Combustible Celluloid
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With: Jessica Alba, Devon Aoki, Alexis Bledel, Powers Booth, Rosario Dawson, Benicio Del Toro, Michael Clarke Duncan, Carla Gugino, Josh Hartnett, Rutger Hauer, Jaime King, Michael Madsen, Frank Miller, Brittany Murphy, Clive Owen, Mickey Rourke, Nick Stahl, Marley Shelton, Bruce Willis, Elijah Wood
Written by: Robert Rodriguez, Frank Miller, based on comic books by Frank Miller
Directed by: Robert Rodriguez, Frank Miller, with Quentin Tarantino
MPAA Rating: R for sustained strong stylized violence, nudity and sexual content including dialogue
Running Time: 126
Date: 03/28/2005

Sin City (2005)

3 Stars (out of 4)

Alley Cats and Drowning Rats

By Jeffrey M. Anderson

For a little while, Sin City pulses from the screen as if it has single-handedly invented a new way of making movies. At the very least, it's one of the most fascinating attempts at capturing a comic book rhythm in celluloid form. Shot on digital video, the film appears almost exclusively in black-and-white, except for key color elements, such as a pair of blue eyes or a halo of blond hair. Blood (gallons of it) sometimes appears pure white. And, more often than not, Sin City's concrete skies hammer down rain.

Far too soon however, the film's energy dips. Events are often pitched to the rafters and begin to illicit the same reactions. It's not unlike revisiting the beloved comic books of one's youth and realizing that they're not really as good as they once seemed.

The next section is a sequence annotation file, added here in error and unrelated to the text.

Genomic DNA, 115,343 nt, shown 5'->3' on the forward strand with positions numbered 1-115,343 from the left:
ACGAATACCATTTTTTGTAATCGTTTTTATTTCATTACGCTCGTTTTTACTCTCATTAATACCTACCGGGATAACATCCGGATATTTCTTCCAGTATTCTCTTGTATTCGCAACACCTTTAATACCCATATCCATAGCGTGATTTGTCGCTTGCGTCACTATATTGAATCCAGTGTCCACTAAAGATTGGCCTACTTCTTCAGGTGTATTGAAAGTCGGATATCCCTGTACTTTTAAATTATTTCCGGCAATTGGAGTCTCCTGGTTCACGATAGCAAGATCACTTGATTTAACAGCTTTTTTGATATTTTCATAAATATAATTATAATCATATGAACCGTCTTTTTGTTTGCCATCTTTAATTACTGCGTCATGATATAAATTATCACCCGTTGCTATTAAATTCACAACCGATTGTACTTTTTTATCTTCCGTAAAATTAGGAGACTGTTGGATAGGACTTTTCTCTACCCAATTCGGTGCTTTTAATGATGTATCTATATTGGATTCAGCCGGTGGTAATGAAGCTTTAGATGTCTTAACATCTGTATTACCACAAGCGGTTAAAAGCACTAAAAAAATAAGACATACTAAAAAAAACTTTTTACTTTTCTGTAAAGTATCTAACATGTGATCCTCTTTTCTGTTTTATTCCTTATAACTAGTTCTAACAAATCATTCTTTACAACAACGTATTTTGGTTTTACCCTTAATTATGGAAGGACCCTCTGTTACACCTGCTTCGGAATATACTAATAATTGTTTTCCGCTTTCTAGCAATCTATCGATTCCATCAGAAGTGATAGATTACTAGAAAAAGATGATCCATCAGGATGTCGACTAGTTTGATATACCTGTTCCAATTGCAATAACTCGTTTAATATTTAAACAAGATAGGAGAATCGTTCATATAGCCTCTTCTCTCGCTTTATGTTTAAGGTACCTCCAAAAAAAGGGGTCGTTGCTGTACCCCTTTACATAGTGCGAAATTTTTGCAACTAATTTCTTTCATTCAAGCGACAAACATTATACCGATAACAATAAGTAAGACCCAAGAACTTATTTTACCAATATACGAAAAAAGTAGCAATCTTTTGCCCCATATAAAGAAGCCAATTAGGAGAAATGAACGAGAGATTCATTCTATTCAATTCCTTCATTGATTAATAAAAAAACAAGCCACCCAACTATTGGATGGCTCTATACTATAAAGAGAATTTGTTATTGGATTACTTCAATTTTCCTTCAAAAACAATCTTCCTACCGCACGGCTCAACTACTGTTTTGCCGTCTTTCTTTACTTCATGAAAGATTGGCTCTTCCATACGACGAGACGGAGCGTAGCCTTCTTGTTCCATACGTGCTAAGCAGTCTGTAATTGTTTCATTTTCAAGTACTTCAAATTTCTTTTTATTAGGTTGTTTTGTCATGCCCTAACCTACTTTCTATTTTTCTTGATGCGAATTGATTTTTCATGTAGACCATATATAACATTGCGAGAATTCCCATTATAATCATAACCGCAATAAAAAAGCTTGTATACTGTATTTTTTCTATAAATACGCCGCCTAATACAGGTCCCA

Based on the graphic novels by Frank Miller (The Dark Knight Returns) and co-directed by Miller and Robert Rodriguez, Sin City tells three stories, unified by their vulgar, murky setting and murderous mood.

Sin City is a town of outcast alley cats and drowning rats. An aged cop, Hartigan (Bruce Willis), attempts to bring down a child murderer, who happens to be a powerful politician's son (Nick Stahl). Then Marv (Mickey Rourke), a seemingly invulnerable thug with a blocky face like a Dick Tracy villain, enjoys a single night of pleasure with the one woman who has ever liked him, Goldie (Jaime King). When he wakes up next to her dead body, he vows to track down the killer.

Finally, the new boyfriend Dwight (Clive Owen) of Shellie (Brittany Murphy) attempts to get even with her violent, surly ex-boyfriend Jack (Benicio Del Toro) but brings unwanted trouble to the streetwalkers' section of town.

Part of the joy of watching Sin City is looking at the enormous, privileged cast who seem to understand that they've stepped into something unusual. Actors like Jaime King (White Chicks), who have never shown much in the way of talent, suddenly rise to the occasion and smoothly match with acclaimed -- even Oscar-nominated -- colleagues.

Each actor lives out the dream of playing in a Raymond Chandler novel, speaking only when necessary, murmuring their dialogue and punching home every snaky syllable.